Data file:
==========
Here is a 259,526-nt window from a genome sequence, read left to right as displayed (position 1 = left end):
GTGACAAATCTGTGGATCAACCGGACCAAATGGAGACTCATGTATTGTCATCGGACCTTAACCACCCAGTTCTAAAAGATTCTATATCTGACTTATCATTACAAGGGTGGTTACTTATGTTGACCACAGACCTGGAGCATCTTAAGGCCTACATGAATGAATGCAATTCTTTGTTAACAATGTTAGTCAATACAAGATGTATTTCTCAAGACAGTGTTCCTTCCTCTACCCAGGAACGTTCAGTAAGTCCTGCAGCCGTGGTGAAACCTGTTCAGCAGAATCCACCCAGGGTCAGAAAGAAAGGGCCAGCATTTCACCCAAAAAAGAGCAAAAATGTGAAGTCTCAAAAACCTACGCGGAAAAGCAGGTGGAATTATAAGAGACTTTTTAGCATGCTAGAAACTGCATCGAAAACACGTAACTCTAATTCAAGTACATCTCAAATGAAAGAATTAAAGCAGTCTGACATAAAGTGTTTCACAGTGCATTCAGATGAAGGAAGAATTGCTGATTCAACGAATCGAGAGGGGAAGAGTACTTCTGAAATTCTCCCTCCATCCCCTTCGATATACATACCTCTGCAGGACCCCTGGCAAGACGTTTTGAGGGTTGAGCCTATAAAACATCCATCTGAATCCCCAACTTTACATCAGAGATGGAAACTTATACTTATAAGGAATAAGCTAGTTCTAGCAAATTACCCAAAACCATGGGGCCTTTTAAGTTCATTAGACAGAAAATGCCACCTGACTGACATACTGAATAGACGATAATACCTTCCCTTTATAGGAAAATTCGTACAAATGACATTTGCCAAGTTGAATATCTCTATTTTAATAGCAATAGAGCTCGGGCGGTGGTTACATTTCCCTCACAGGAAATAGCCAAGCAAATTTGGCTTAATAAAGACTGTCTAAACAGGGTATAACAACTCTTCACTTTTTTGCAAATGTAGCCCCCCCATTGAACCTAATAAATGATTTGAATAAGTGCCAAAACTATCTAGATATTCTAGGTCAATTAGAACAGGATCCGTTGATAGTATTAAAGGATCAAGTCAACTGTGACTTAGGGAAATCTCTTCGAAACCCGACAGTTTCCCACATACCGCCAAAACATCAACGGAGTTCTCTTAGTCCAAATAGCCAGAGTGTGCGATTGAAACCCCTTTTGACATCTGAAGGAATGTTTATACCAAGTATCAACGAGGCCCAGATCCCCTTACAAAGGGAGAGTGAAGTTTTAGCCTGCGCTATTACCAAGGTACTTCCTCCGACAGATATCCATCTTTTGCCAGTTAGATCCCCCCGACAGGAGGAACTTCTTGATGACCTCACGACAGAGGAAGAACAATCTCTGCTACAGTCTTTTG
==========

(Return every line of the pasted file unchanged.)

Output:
Here is a 259,526-nt window from a genome sequence, read left to right as displayed (position 1 = left end):
GTGACAAATCTGTGGATCAACCGGACCAAATGGAGACTCATGTATTGTCATCGGACCTTAACCACCCAGTTCTAAAAGATTCTATATCTGACTTATCATTACAAGGGTGGTTACTTATGTTGACCACAGACCTGGAGCATCTTAAGGCCTACATGAATGAATGCAATTCTTTGTTAACAATGTTAGTCAATACAAGATGTATTTCTCAAGACAGTGTTCCTTCCTCTACCCAGGAACGTTCAGTAAGTCCTGCAGCCGTGGTGAAACCTGTTCAGCAGAATCCACCCAGGGTCAGAAAGAAAGGGCCAGCATTTCACCCAAAAAAGAGCAAAAATGTGAAGTCTCAAAAACCTACGCGGAAAAGCAGGTGGAATTATAAGAGACTTTTTAGCATGCTAGAAACTGCATCGAAAACACGTAACTCTAATTCAAGTACATCTCAAATGAAAGAATTAAAGCAGTCTGACATAAAGTGTTTCACAGTGCATTCAGATGAAGGAAGAATTGCTGATTCAACGAATCGAGAGGGGAAGAGTACTTCTGAAATTCTCCCTCCATCCCCTTCGATATACATACCTCTGCAGGACCCCTGGCAAGACGTTTTGAGGGTTGAGCCTATAAAACATCCATCTGAATCCCCAACTTTACATCAGAGATGGAAACTTATACTTATAAGGAATAAGCTAGTTCTAGCAAATTACCCAAAACCATGGGGCCTTTTAAGTTCATTAGACAGAAAATGCCACCTGACTGACATACTGAATAGACGATAATACCTTCCCTTTATAGGAAAATTCGTACAAATGACATTTGCCAAGTTGAATATCTCTATTTTAATAGCAATAGAGCTCGGGCGGTGGTTACATTTCCCTCACAGGAAATAGCCAAGCAAATTTGGCTTAATAAAGACTGTCTAAACAGGGTATAACAACTCTTCACTTTTTTGCAAATGTAGCCCCCCCATTGAACCTAATAAATGATTTGAATAAGTGCCAAAACTATCTAGATATTCTAGGTCAATTAGAACAGGATCCGTTGATAGTATTAAAGGATCAAGTCAACTGTGACTTAGGGAAATCTCTTCGAAACCCGACAGTTTCCCACATACCGCCAAAACATCAACGGAGTTCTCTTAGTCCAAATAGCCAGAGTGTGCGATTGAAACCCCTTTTGACATCTGAAGGAATGTTTATACCAAGTATCAACGAGGCCCAGATCCCCTTACAAAGGGAGAGTGAAGTTTTAGCCTGCGCTATTACCAAGGTACTTCCTCCGACAGATATCCATCTTTTGCCAGTTAGATCCCCCCGACAGGAGGAACTTCTTGATGACCTCACGACAGAGGAAGAACAATCTCTGCTACAGTCTTTTG